What is hepatitis?
Hepatitis means there is inflammation (titis) in the liver (hepat). It can be caused by various factors, including viral infections, excessive alcohol consumption, autoimmune diseases, certain medications, and toxins. When the liver becomes inflamed, it may not function properly, leading to a range of health issues.
Viral hepatitis is one of the most common causes of hepatitis and is caused by specific viruses that specifically target the liver. The most common types of viral hepatitis are:
Hepatitis A (HAV)
Transmitted through contaminated food or water, hepatitis A is typically a short-term infection and doesn’t lead to chronic liver disease.
Hepatitis B (HBV)
It spreads through contact with infected blood, body fluids, or from mother to child during childbirth. Hepatitis B can lead to both acute and chronic infections, potentially resulting in serious liver complications.
Hepatitis C (HCV)
Mostly transmitted through contact with infected blood, HCV can cause chronic liver disease and, in some cases, lead to cirrhosis and liver cancer.
Hepatitis D (HDV)
This is a rare type of hepatitis that only occurs in individuals who are already infected with hepatitis B. HDV can worsen the outcome of hepatitis B infection.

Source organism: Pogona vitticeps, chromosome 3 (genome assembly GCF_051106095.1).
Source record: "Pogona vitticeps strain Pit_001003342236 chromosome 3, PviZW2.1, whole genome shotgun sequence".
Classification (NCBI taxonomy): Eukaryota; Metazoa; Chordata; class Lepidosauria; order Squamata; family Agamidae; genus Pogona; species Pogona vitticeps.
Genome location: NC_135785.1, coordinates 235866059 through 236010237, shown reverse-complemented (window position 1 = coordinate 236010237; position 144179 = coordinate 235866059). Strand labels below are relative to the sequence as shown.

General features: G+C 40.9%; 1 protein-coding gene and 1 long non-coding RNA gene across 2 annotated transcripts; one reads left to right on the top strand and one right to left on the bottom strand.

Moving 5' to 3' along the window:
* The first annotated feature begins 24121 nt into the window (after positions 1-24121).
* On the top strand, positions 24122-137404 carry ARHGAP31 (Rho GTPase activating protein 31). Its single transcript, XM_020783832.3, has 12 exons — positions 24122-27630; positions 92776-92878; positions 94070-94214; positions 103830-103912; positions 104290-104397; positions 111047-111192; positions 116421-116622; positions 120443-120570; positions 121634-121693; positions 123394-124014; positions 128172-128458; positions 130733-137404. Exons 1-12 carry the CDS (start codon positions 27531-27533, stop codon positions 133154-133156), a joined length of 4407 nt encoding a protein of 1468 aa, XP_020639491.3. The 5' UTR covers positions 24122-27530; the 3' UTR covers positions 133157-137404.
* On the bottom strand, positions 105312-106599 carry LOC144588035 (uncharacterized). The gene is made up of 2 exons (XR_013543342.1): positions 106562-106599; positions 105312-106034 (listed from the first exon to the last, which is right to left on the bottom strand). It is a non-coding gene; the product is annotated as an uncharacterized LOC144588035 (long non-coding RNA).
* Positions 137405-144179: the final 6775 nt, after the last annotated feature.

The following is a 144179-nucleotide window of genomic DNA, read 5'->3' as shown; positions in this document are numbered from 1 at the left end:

Hepatitis E (HEV)
Similar to hepatitis A, it is transmitted through contaminated food or water. In most cases, hepatitis E is an acute infection and does not cause chronic liver disease.
The symptoms of hepatitis may vary depending on the type and severity of the infection. Common symptoms include fatigue, jaundice (yellowing of the skin and eyes), abdominal pain, nausea, vomiting, and loss of appetite.
It’s essential to seek medical attention if you suspect you have hepatitis or experience any symptoms related to liver inflammation. Early diagnosis and proper management can prevent further complications and help promote recovery. Hepatitis vaccination is available for hepatitis A and hepatitis B and is recommended for individuals at risk.
If you think you might have hepatitis, you can ring the National Hepatitis Infoline on 1800 437 222, or visit a doctor.